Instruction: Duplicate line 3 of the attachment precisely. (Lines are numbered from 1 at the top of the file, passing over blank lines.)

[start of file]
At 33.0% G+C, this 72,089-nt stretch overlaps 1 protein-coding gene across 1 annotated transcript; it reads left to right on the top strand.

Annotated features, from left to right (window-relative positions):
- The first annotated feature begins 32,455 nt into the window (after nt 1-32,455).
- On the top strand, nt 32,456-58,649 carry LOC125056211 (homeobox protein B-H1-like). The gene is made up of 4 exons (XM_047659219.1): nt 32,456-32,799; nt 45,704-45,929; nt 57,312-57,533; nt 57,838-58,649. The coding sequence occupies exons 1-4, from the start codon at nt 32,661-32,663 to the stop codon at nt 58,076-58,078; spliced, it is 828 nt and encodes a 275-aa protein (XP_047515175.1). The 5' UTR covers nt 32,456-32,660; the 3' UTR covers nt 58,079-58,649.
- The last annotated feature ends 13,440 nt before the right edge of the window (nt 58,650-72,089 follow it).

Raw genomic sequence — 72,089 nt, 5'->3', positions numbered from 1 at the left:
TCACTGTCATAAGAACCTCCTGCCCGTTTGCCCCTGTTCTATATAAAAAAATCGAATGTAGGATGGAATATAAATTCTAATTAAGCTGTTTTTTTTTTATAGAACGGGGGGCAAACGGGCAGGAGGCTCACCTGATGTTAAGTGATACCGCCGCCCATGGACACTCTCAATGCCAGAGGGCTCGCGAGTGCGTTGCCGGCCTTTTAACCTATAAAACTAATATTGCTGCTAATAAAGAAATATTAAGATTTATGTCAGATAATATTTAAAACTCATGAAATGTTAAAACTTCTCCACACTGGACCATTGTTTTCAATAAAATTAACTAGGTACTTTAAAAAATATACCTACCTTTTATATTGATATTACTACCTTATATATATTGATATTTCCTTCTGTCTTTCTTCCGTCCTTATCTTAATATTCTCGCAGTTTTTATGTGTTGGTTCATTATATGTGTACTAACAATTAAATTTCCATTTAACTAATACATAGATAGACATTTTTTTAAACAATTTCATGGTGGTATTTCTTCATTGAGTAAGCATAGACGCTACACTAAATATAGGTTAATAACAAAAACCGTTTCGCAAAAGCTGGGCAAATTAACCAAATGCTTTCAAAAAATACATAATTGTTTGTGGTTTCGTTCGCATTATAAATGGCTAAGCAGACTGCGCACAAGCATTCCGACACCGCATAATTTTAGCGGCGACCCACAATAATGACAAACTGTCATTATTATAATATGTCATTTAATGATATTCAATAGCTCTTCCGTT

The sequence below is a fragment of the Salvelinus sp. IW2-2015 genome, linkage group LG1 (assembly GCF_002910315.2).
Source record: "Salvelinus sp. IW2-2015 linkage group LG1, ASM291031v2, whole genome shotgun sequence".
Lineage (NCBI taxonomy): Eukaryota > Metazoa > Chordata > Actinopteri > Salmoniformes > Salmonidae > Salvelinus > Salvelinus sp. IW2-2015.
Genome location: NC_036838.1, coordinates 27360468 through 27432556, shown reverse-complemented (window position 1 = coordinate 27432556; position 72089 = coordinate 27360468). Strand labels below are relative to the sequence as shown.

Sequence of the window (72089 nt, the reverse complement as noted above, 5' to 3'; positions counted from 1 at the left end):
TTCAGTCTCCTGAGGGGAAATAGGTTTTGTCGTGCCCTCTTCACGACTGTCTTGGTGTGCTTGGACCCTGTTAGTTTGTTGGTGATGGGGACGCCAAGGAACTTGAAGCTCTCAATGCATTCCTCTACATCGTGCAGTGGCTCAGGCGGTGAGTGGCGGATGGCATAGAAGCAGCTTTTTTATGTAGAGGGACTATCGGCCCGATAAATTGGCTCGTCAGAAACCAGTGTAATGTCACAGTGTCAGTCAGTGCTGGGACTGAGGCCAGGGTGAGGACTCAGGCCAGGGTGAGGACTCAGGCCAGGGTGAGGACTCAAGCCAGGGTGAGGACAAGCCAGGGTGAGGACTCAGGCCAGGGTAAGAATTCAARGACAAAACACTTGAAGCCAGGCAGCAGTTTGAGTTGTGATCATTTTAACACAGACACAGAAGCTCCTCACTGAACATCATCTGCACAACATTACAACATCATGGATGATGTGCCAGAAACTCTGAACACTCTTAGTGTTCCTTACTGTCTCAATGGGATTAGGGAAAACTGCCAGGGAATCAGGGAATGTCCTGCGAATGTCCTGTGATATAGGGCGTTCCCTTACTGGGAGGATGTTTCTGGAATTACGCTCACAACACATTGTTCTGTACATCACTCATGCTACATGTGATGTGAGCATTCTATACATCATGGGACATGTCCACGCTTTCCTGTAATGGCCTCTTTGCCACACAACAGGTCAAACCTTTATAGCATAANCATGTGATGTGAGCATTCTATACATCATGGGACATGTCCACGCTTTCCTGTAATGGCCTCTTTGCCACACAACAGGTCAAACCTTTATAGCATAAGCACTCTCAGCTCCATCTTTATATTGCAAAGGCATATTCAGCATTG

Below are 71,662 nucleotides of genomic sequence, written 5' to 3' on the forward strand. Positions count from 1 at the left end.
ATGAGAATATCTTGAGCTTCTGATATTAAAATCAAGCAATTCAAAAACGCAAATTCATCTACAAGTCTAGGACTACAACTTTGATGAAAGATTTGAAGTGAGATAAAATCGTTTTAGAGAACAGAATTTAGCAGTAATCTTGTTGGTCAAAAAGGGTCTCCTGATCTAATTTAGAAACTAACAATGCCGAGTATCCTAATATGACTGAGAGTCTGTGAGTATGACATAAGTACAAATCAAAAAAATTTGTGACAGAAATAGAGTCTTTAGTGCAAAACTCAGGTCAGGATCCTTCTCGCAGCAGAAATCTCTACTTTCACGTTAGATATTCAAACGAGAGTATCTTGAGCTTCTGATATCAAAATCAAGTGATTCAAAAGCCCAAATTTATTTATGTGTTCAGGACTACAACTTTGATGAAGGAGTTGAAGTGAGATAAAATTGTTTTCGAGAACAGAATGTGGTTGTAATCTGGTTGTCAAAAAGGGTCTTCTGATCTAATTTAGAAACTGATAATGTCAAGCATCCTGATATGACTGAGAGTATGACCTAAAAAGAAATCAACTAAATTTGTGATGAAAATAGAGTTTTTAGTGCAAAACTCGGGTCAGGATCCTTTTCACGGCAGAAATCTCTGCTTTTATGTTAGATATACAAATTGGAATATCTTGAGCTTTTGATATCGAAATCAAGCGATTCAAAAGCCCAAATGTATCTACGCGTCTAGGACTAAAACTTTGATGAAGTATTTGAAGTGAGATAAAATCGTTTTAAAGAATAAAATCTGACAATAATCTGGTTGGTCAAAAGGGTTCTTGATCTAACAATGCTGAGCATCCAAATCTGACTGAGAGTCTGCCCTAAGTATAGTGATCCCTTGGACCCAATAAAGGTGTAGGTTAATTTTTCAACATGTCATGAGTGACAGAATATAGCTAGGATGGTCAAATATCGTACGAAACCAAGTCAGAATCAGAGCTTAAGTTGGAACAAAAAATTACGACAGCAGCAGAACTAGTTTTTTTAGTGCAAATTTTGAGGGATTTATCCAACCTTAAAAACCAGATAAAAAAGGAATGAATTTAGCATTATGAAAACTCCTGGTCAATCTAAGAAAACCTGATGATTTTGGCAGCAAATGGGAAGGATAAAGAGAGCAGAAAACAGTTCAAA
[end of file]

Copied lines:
- The first annotated feature begins 32,455 nt into the window (after nt 1-32,455).